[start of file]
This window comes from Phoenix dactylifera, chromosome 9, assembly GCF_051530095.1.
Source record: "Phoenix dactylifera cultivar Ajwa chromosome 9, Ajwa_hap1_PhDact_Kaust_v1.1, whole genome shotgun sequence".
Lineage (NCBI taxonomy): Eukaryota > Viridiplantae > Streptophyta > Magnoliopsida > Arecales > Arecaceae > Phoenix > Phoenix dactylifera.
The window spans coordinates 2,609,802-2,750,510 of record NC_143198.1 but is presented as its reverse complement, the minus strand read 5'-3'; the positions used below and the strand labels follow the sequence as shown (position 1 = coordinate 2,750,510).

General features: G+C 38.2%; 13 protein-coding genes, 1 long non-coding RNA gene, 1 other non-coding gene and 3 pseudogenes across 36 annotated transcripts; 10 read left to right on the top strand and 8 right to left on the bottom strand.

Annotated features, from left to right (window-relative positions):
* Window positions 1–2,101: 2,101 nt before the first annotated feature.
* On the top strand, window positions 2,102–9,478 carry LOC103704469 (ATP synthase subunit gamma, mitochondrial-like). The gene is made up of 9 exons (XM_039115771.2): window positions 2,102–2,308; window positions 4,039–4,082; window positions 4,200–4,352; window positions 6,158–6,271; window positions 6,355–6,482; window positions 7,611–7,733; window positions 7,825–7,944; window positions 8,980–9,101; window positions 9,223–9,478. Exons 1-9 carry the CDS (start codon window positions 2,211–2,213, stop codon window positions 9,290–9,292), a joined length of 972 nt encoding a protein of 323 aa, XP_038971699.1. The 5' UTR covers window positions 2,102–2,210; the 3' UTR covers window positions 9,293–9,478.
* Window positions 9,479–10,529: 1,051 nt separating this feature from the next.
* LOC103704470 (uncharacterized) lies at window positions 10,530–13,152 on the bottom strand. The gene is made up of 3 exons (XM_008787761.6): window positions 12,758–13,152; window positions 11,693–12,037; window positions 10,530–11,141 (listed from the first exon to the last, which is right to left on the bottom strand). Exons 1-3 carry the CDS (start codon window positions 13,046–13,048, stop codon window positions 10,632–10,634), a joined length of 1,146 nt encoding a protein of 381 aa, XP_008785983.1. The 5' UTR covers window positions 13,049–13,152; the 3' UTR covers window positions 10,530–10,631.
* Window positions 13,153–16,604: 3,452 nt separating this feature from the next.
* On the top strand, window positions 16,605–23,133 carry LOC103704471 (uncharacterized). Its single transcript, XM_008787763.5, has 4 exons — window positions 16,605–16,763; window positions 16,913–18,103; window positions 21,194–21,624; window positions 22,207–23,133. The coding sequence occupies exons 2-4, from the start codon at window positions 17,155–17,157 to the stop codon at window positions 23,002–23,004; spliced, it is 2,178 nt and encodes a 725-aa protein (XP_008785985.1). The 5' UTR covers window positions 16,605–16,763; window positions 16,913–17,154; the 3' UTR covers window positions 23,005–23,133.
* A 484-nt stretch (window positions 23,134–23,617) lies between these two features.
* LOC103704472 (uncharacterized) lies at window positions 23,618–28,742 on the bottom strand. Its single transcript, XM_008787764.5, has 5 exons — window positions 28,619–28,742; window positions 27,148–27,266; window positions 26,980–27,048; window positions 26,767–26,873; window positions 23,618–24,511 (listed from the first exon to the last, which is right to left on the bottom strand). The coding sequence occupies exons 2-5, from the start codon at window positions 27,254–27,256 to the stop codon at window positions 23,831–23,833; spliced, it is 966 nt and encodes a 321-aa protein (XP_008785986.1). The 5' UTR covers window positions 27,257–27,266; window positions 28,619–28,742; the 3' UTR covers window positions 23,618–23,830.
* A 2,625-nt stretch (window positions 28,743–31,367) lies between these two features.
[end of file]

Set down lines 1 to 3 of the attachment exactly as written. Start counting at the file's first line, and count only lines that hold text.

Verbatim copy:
This window comes from Phoenix dactylifera, chromosome 9, assembly GCF_051530095.1.
Source record: "Phoenix dactylifera cultivar Ajwa chromosome 9, Ajwa_hap1_PhDact_Kaust_v1.1, whole genome shotgun sequence".
Lineage (NCBI taxonomy): Eukaryota > Viridiplantae > Streptophyta > Magnoliopsida > Arecales > Arecaceae > Phoenix > Phoenix dactylifera.